[3:19:31 PM] Eej says: and i don't know why the zeit article pisses me off so much...
[3:19:50 PM] Eej says: maybe because i feel like the obsession with american intellectuals at the moment is part of the problem.
[3:19:58 PM] wjh says: exactly!!!
[3:20:08 PM] Eej says: they have their german men and the american women take up the women's slot, so of course there can't be any german women.
[3:20:19 PM] wjh says: that's exactly what i was thinking.
[3:20:23 PM] Eej says: yeah
[3:20:45 PM] Eej says: it's also a great way for them to preserve domestic sexism while appearing progressive.
[3:20:54 PM] Eej says: "see, we like women... there just aren't any good ones here"
[3:20:57 PM] wjh says: also, i was kind of pissed off by the glorification of american intellectual women (while not wanting to disregard the achievements of sontag etc, but still)
[3:21:13 PM] Eej says: yeah.
[3:21:17 PM] Eej says: totally.
[3:22:20 PM] Eej says: also, i like how they discount hannah arendt as a german intellectual just because she buggered off to the US in the 30s
[3:22:23 PM] wjh says: (uh oh, tatort is getting gruselig!!)
[3:22:33 PM] Eej says: but they still lay claim to thomas mann, et al
[3:22:57 PM] wjh says: yes!
[3:23:23 PM] Eej says: yes. good. we are on the same page.
[3:23:28 PM] wjh says: :)
[3:23:29 PM] Eej says: i think i need to go back to smith.
[3:23:38 PM] Eej says: semester hasn't even started yet and i'm getting all angry.
[3:24:12 PM] wjh says: don't get angry. getting angry was for the 70s ;)
[3:24:22 PM] Eej says: i think getting angry is still good.

Conference Papers

I'm trying to come up with abstracts (by tomorrow!) for the following panels:

Transforming Spaces: The Manipulation of Public and Private Spaces in 19th c. Women's Literature
Many nineteenth-century domestic theories contend that women controlled society, but such theories also assert that women wielded power indirectly. By alleging that women influenced society obliquely, domestic ideologies reiterated rather than questioned the separate spheres. Many women writers, however, used domesticity to question their own second-class status. Such writers manipulate public and private spaces into sites of resistance by resisting the limitations of domesticity. They also revise domesticity and transform public and private spaces.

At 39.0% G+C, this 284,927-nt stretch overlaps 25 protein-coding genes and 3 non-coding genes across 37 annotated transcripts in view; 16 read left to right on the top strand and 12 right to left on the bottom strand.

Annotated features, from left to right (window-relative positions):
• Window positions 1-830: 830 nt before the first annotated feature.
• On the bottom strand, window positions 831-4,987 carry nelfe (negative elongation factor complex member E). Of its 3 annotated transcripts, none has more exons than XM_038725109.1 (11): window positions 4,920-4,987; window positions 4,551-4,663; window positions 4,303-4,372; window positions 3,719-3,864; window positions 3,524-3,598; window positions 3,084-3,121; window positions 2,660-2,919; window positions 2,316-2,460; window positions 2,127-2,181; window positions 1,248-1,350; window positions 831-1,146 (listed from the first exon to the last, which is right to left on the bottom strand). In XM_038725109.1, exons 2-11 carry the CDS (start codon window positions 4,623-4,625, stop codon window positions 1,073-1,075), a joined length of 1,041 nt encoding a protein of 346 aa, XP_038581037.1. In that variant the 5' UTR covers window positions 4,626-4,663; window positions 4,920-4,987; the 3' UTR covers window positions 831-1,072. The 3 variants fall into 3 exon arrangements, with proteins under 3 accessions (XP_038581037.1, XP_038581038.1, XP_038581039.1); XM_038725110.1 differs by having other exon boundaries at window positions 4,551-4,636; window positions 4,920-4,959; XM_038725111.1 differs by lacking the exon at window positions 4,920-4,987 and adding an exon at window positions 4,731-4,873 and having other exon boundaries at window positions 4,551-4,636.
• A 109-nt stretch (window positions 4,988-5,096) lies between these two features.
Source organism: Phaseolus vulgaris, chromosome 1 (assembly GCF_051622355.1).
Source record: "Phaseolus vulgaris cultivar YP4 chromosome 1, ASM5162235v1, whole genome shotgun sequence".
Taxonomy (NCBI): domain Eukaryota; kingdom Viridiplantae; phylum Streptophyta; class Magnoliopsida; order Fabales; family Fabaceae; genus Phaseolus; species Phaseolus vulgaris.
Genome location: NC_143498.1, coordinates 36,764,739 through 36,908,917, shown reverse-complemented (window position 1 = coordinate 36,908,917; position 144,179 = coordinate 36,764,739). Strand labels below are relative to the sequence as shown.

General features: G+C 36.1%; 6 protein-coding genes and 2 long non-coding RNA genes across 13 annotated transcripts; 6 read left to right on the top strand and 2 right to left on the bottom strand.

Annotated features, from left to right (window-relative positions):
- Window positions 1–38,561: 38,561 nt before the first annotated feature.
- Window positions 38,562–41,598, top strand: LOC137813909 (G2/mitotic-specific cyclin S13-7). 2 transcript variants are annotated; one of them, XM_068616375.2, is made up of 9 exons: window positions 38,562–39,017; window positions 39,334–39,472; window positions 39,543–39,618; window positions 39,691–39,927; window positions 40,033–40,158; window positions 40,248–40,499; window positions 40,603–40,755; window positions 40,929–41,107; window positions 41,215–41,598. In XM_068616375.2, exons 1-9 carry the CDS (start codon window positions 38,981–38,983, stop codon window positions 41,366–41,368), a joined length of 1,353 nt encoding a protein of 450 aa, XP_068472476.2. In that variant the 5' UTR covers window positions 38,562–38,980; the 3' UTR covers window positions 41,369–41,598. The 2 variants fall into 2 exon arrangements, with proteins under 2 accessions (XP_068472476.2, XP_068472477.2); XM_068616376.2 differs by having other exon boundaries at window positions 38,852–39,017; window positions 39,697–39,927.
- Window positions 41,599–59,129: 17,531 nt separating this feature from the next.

Jewish-German Dialogue Reconsidered Jewish-German Dialogue Reconsidered This panel seeks to explore how German and Israeli literature and film present the Jewish-German relationship in the post-wall period. Papers should address the connections between the failure of the "German-Jewish symbiosis" of the nineteenth century and the revival of Jewish-German-Dialogues today.

Text and Image in German Literature In response to the 'iconic turn' in cultural studies this panel seeks to examine text-image relations as a textual phenomenon in literature: Why do texts invite an "intrusion" of images and how does a visual aesthetics contribute to a rethinking of subjectivity, nature, and language? How does literature interact with the sister arts in a shared history (and critique) of the cultural image? Contributions might explore actual media change (images in the text; montage, cartoons, photo essays) as well as description of artifacts (ekphrasis) and production of visual spaces in language.

I'm really excited about the first one, but a little bit puzzled about what I should write about. The first authors that come to mind are all from the turn of the century (Elizabeth von Arnim, Edith Wharton) and I can't think of ANY German authors to use (see my previous post). Maybe I could go out on a limb and try my hand at Little Women? Or similar... This topic is SO what I'm interested... I need to come up with something good.

The second panel I'm less interested in, but it seems like I should be able to come up with something easily, given my past work on German/Jewish stuff. Could try to connect it to Sebald (not hard, but also not that interesting) or try to revive some portion of the research I allegedly did in Cologne or revisit some of my Senior Thesis authors (Biller, Behrens, Schlink). But I'm not sure I really care.

The third panel is being run by one of my former colleagues and, as such, should be relatively unintimidating to apply to, but my only idea for it is REALLY REALLY obvious, so I'd be kind of embarassed about that.

Thursday, September 11, 2008


Since I left Smith and since I stopped dictating my own reading, I've moved away from reading women's writing. I'm looking for some potential conference paper topics and am absolutely appalled by my lack of knowledge of German women authors. What the fuck is up with that?

So, as soon as I can, I'm going to undertake a thorough independent study of German women's literature.